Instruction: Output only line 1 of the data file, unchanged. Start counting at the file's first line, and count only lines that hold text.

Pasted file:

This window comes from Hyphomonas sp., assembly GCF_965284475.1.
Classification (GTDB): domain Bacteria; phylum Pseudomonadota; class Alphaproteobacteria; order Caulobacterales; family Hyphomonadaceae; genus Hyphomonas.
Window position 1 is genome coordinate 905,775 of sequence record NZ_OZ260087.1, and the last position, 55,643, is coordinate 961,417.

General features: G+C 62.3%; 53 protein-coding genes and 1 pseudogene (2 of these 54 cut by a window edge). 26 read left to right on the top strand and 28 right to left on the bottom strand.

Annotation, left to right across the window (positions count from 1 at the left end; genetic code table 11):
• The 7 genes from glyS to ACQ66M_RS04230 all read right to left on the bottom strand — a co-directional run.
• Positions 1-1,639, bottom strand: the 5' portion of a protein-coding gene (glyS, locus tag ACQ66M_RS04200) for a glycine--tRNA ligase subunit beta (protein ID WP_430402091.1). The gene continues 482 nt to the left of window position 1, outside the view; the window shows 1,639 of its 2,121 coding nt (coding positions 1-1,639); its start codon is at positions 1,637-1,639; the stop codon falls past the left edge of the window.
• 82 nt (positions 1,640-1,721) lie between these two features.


This window comes from Hyphomonas sp., assembly GCF_965284475.1.